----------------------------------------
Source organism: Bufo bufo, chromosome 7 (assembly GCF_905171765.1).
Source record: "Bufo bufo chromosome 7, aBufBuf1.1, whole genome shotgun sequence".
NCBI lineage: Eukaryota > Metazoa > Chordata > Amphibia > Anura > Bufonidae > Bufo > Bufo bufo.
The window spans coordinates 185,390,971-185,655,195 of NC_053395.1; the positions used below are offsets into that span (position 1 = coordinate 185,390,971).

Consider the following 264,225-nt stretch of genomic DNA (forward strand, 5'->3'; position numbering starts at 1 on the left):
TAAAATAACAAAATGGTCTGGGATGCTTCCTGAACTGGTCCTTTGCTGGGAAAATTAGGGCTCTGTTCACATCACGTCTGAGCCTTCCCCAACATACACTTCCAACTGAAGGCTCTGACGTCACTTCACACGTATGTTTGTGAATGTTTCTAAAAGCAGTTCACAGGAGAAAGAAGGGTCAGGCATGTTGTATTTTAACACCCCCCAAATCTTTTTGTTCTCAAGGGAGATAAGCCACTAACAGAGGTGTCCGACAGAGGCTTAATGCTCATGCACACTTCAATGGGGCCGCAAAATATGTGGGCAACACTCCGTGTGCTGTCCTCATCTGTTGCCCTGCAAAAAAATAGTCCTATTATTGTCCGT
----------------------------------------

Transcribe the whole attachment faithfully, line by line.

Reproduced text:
Source organism: Bufo bufo, chromosome 7 (assembly GCF_905171765.1).
Source record: "Bufo bufo chromosome 7, aBufBuf1.1, whole genome shotgun sequence".
NCBI lineage: Eukaryota > Metazoa > Chordata > Amphibia > Anura > Bufonidae > Bufo > Bufo bufo.
The window spans coordinates 185,390,971-185,655,195 of NC_053395.1; the positions used below are offsets into that span (position 1 = coordinate 185,390,971).

Consider the following 264,225-nt stretch of genomic DNA (forward strand, 5'->3'; position numbering starts at 1 on the left):
TAAAATAACAAAATGGTCTGGGATGCTTCCTGAACTGGTCCTTTGCTGGGAAAATTAGGGCTCTGTTCACATCACGTCTGAGCCTTCCCCAACATACACTTCCAACTGAAGGCTCTGACGTCACTTCACACGTATGTTTGTGAATGTTTCTAAAAGCAGTTCACAGGAGAAAGAAGGGTCAGGCATGTTGTATTTTAACACCCCCCAAATCTTTTTGTTCTCAAGGGAGATAAGCCACTAACAGAGGTGTCCGACAGAGGCTTAATGCTCATGCACACTTCAATGGGGCCGCAAAATATGTGGGCAACACTCCGTGTGCTGTCCTCATCTGTTGCCCTGCAAAAAAATAGTCCTATTATTGTCCGT